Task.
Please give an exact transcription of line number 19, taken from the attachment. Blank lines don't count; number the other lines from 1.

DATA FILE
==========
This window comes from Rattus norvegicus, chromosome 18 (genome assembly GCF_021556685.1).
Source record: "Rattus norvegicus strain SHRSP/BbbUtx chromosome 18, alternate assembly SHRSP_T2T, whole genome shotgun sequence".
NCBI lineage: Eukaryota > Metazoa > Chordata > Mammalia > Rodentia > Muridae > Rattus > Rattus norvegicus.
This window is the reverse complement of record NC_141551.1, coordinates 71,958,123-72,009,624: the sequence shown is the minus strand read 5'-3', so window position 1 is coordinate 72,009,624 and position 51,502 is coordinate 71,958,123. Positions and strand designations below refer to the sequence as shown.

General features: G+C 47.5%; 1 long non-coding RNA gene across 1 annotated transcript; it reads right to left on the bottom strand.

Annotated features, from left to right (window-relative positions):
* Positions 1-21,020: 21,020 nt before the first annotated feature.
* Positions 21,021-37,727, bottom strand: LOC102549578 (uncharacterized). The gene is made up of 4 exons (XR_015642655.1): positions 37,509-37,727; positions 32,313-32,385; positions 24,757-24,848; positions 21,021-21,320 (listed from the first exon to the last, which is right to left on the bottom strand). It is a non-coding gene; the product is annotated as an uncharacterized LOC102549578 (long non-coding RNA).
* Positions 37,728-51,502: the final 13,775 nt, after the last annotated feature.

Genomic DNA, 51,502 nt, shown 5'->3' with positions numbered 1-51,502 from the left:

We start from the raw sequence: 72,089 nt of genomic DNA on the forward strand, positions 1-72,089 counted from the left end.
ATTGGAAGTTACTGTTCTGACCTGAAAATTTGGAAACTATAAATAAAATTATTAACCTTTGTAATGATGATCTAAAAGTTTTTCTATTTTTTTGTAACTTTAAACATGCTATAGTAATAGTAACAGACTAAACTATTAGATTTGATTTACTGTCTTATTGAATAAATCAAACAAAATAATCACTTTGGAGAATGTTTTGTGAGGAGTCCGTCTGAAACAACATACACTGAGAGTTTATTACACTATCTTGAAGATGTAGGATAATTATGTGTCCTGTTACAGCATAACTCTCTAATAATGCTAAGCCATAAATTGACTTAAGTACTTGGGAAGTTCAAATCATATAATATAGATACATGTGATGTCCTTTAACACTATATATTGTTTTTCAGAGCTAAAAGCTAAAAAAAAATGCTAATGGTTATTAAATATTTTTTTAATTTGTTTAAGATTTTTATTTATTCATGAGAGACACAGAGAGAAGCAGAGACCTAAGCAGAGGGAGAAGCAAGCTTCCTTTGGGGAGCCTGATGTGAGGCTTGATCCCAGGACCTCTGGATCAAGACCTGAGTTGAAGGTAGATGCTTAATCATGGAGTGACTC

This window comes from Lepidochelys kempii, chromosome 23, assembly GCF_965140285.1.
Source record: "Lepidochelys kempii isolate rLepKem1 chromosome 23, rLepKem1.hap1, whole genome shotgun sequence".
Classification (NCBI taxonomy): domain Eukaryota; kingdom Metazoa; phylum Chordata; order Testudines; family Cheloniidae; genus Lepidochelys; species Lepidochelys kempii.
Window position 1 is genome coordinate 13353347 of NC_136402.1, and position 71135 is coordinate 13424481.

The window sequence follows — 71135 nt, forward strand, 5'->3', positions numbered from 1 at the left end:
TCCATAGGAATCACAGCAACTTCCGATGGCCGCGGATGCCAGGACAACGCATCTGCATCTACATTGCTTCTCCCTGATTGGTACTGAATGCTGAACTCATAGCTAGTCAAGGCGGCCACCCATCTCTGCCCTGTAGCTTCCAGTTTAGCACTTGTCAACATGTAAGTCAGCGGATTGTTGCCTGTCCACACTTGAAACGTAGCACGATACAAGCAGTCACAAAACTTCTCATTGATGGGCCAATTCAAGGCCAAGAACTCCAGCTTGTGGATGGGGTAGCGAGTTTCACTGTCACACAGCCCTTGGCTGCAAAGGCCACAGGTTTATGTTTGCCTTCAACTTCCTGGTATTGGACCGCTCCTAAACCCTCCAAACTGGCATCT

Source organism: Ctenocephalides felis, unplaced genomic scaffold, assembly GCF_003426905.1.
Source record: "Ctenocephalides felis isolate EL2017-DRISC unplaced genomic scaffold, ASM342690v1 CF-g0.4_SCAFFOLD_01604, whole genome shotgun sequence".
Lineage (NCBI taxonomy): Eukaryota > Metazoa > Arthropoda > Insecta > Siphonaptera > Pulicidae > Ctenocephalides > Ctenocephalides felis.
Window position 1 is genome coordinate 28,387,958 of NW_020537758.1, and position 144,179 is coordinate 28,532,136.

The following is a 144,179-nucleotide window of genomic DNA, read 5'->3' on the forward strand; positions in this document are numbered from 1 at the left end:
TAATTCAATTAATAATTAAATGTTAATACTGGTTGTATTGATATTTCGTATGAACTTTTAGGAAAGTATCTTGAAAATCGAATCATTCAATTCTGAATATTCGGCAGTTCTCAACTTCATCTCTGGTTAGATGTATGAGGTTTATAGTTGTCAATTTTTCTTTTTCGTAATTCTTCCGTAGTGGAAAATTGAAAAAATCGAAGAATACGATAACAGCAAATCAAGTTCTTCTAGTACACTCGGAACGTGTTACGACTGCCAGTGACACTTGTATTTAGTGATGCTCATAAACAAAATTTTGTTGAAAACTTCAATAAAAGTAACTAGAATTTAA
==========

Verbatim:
Source organism: Ctenocephalides felis, unplaced genomic scaffold, assembly GCF_003426905.1.